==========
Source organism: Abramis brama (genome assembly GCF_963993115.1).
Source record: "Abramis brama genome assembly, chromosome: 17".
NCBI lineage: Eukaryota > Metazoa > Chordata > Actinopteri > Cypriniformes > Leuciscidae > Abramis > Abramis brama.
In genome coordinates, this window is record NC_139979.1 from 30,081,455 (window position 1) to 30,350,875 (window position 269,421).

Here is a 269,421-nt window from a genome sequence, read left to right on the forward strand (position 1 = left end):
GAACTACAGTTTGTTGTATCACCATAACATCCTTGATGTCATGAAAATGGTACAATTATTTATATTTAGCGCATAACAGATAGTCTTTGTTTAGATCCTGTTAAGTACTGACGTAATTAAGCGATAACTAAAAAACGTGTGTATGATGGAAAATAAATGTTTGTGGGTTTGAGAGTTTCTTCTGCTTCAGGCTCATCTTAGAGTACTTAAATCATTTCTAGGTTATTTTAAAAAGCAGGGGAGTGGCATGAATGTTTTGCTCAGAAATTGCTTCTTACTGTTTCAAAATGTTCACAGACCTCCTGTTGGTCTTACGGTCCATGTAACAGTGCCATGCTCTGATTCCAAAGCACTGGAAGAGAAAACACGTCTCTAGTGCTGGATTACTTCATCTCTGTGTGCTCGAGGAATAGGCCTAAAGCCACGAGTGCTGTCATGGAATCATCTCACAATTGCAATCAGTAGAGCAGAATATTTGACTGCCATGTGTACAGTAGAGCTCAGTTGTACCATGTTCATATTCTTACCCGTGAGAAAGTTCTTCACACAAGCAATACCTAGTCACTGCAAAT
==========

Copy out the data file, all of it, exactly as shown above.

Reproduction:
Source organism: Abramis brama (genome assembly GCF_963993115.1).
Source record: "Abramis brama genome assembly, chromosome: 17".
NCBI lineage: Eukaryota > Metazoa > Chordata > Actinopteri > Cypriniformes > Leuciscidae > Abramis > Abramis brama.
In genome coordinates, this window is record NC_139979.1 from 30,081,455 (window position 1) to 30,350,875 (window position 269,421).

Here is a 269,421-nt window from a genome sequence, read left to right on the forward strand (position 1 = left end):
GAACTACAGTTTGTTGTATCACCATAACATCCTTGATGTCATGAAAATGGTACAATTATTTATATTTAGCGCATAACAGATAGTCTTTGTTTAGATCCTGTTAAGTACTGACGTAATTAAGCGATAACTAAAAAACGTGTGTATGATGGAAAATAAATGTTTGTGGGTTTGAGAGTTTCTTCTGCTTCAGGCTCATCTTAGAGTACTTAAATCATTTCTAGGTTATTTTAAAAAGCAGGGGAGTGGCATGAATGTTTTGCTCAGAAATTGCTTCTTACTGTTTCAAAATGTTCACAGACCTCCTGTTGGTCTTACGGTCCATGTAACAGTGCCATGCTCTGATTCCAAAGCACTGGAAGAGAAAACACGTCTCTAGTGCTGGATTACTTCATCTCTGTGTGCTCGAGGAATAGGCCTAAAGCCACGAGTGCTGTCATGGAATCATCTCACAATTGCAATCAGTAGAGCAGAATATTTGACTGCCATGTGTACAGTAGAGCTCAGTTGTACCATGTTCATATTCTTACCCGTGAGAAAGTTCTTCACACAAGCAATACCTAGTCACTGCAAAT